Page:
Nearly twenty years after the U.S. military began operations against the Taliban in Afghanistan, President Joseph R. Biden reported on August 31, 2021, that the last U.S. combat troops had departed the country. Biden announced on April 14, 2021, that the United States would withdraw combat troops from Afghanistan before the twenty-year anniversary of September 11, 2001, and NATO member states decided to depart the country simultaneously. The withdrawal followed an early 2020 deal between the Taliban and the Trump administration, which conditioned the pullout on Taliban agreement not to harbor terrorists that target the United States and its allies. Over the course of a week and a half in mid-August, the Taliban captured most of Afghanistan's provincial capitals, entering Kabul on August 15. The Afghan government collapsed, and President Ashraf Ghani fled the country. Through the end of August, the United States and other countries conducted a major airlift operation to evacuate their nationals and Afghans considered at risk of Taliban reprisals, though many were left behind amid risks of renewed civil war and humanitarian crisis.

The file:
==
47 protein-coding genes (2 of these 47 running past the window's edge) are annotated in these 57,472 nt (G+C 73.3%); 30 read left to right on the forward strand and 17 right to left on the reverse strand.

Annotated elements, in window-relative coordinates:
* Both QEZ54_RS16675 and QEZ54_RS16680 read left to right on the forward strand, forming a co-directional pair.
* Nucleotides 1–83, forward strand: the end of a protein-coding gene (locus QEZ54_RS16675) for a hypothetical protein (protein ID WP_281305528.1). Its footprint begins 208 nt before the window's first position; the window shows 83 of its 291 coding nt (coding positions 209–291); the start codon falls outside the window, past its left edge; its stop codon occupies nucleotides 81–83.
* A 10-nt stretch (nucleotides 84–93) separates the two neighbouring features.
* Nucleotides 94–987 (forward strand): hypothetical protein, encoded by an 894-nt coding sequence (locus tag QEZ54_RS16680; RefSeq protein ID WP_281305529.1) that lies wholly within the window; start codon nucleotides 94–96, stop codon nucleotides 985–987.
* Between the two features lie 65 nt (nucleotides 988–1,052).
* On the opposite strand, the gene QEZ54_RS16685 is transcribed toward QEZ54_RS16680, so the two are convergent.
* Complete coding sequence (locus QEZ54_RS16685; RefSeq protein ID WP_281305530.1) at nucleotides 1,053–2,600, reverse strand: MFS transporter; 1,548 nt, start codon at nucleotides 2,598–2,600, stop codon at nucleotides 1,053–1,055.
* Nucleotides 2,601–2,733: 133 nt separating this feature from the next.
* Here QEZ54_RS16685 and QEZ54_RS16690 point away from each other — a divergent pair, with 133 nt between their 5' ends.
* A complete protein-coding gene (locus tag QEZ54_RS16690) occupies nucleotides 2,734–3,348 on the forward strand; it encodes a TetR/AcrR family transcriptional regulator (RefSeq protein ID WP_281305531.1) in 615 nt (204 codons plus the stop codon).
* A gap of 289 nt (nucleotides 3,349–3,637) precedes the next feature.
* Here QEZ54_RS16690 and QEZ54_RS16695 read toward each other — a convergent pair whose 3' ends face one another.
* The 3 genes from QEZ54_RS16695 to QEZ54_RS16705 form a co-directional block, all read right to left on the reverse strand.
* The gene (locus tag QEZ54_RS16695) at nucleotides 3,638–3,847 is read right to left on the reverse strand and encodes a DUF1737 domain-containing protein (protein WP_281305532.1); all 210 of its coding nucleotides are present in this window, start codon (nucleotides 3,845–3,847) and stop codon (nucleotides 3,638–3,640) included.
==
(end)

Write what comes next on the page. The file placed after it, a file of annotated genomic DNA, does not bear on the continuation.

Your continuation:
Kristen Eichensehr, U.S. Withdraws from Afghanistan as the Taliban Take Control, 115 American Journal of International Law, 745–753 (2021).
UVA Law Faculty Affiliations